With arguably the most important election cycle in America right around the corner, it’s important to make sure you’re registered to vote. Different states have different dates and guidelines for voter registration so it can be confusing to understand what to do. Luckily, SpeakEasy’s got you covered with a state-by-state
SpeakEasy Spotlight: Ari Trujillo-Wesler, OpenField
Although campaigns won’t be doing traditional door-to-door canvassing this cycle, communicating directly with voters is still key – whether it’s with a targeted ad, a mail piece, or a deep, intentional conversation on the issues that matter. We’re thrilled to feature Ari Trujillo-Wesler for this SpeakEasy Spotlight. This series features some of our favorite entrepreneurs in the down-ballot space. Keep reading to learn about Ari’s lifelong passion for organizing, how OpenField is using technology to better understand voters and help them take action, and how to take care of yourself while working day-in and day-out to win in 2020.
Name: Ari Trujillo-Wesler
Current city: Oakland, CA
Tell us a little bit about yourself!
I am the Co-Founder of OpenField, a complete toolset that facilitates and analyzes authentic conversations so organizers can activate, persuade, and remotely register anyone… at scale.
How did you become interested in politics and civic engagement?
I think I’ve always been taken by the quest for justice. When I was in kindergarten, I organized a school-wide boycott of non-organic grapes and raisins in solidarity with UFW’s “No Uvas” campaign. There’s a picture of me on my fifth birthday wearing a “No Uvas” button, holding a precinct report in front of a cardboard ballot box. The boycott became district policy and is still in place to this day.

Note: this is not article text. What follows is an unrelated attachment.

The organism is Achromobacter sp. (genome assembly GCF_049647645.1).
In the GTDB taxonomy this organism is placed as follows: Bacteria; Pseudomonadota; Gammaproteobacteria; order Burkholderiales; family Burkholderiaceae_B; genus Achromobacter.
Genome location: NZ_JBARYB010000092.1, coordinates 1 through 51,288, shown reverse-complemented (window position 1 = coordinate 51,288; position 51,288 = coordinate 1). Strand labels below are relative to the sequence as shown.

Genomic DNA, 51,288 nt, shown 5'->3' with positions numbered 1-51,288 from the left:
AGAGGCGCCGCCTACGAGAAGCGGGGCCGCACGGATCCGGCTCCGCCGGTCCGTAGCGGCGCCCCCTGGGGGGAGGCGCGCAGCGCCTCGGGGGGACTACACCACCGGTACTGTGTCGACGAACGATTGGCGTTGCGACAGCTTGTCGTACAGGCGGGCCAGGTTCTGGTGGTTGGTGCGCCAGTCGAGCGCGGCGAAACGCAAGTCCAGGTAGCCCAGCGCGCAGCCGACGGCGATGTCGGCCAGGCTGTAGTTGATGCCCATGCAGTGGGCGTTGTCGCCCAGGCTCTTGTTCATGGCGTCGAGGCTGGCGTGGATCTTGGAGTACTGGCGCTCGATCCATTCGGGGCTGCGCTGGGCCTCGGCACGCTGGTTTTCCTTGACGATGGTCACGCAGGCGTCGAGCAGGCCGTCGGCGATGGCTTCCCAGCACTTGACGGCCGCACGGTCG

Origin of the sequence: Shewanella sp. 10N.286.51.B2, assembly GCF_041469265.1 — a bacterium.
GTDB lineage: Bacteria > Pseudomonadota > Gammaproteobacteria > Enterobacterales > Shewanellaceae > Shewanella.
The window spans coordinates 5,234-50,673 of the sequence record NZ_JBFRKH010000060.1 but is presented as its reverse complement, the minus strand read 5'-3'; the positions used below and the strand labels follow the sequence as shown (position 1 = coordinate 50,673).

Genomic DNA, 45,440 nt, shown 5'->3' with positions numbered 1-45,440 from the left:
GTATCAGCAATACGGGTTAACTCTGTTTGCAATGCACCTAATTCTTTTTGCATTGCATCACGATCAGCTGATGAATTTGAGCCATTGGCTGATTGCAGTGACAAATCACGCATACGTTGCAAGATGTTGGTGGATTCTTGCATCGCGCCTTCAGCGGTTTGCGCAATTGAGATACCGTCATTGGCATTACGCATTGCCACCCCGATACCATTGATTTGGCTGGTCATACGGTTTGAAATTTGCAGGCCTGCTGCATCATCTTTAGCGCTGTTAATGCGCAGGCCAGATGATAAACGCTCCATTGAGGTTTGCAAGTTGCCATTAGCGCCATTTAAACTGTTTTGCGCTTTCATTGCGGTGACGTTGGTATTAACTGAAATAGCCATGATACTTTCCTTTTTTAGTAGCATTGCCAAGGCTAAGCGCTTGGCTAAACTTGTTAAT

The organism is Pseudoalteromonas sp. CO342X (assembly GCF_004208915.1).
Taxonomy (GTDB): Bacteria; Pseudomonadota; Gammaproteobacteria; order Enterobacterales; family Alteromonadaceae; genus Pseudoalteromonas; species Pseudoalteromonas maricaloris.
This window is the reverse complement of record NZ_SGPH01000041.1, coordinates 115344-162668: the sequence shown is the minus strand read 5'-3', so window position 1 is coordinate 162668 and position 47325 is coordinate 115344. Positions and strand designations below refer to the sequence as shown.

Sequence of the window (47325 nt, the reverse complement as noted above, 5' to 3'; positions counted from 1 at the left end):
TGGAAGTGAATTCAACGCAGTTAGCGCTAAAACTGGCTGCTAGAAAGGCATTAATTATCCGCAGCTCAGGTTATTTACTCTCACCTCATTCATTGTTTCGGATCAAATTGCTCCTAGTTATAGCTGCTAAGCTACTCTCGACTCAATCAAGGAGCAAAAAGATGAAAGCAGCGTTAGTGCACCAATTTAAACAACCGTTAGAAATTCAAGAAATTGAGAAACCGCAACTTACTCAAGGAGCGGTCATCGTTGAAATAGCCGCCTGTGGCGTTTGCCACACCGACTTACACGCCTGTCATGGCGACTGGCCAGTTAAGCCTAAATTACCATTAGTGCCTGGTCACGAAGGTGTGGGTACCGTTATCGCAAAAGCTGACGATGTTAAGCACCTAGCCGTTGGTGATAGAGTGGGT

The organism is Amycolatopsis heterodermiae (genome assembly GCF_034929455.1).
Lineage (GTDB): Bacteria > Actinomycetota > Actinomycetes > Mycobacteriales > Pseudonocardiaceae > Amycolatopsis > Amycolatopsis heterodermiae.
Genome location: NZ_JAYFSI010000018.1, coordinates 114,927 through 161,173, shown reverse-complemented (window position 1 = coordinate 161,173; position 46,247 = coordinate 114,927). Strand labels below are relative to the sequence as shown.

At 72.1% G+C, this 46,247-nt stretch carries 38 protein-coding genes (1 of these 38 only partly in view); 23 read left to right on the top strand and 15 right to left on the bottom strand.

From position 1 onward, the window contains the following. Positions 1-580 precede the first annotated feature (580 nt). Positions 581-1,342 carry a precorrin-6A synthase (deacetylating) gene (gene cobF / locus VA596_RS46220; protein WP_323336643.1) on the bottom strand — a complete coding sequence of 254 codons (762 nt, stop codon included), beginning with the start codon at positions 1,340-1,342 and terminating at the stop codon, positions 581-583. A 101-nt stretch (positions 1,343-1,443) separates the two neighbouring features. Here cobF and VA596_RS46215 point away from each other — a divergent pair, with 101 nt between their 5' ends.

What are you most excited about this election cycle?
The number of organizations who are embracing digital and distributed organizing in the wake of the pandemic. There are so many new techniques and practices emerging in the space and the price point for accessing this tech is dropping fast, rapidly expanding access. It’s exciting, because the desire for in-person hasn’t dissipated in the wake of this, but has actually deepened and grown. My hope is that the strengths of these techniques converge into an even tighter integration of all styles of organizing in the future.
Can you tell us a little bit about how OpenField supports down-ballot or first-time candidates running for office?
After name recognition, issues motivate voters to support a candidate. Most of the tech in politics is really built for surveying folks rather than digging into discovery conversations with constituents and listening to what matters to them. We’ve found that folks have to earn the right to organize people and that for first-time or lesser known candidates, that means learning what matters, following up, and connecting it back to the reasons they’re running. We built OpenField to facilitate just that process, in person (on the street or on the doors) and over the phone, so that we can lead with issues rather than talking points.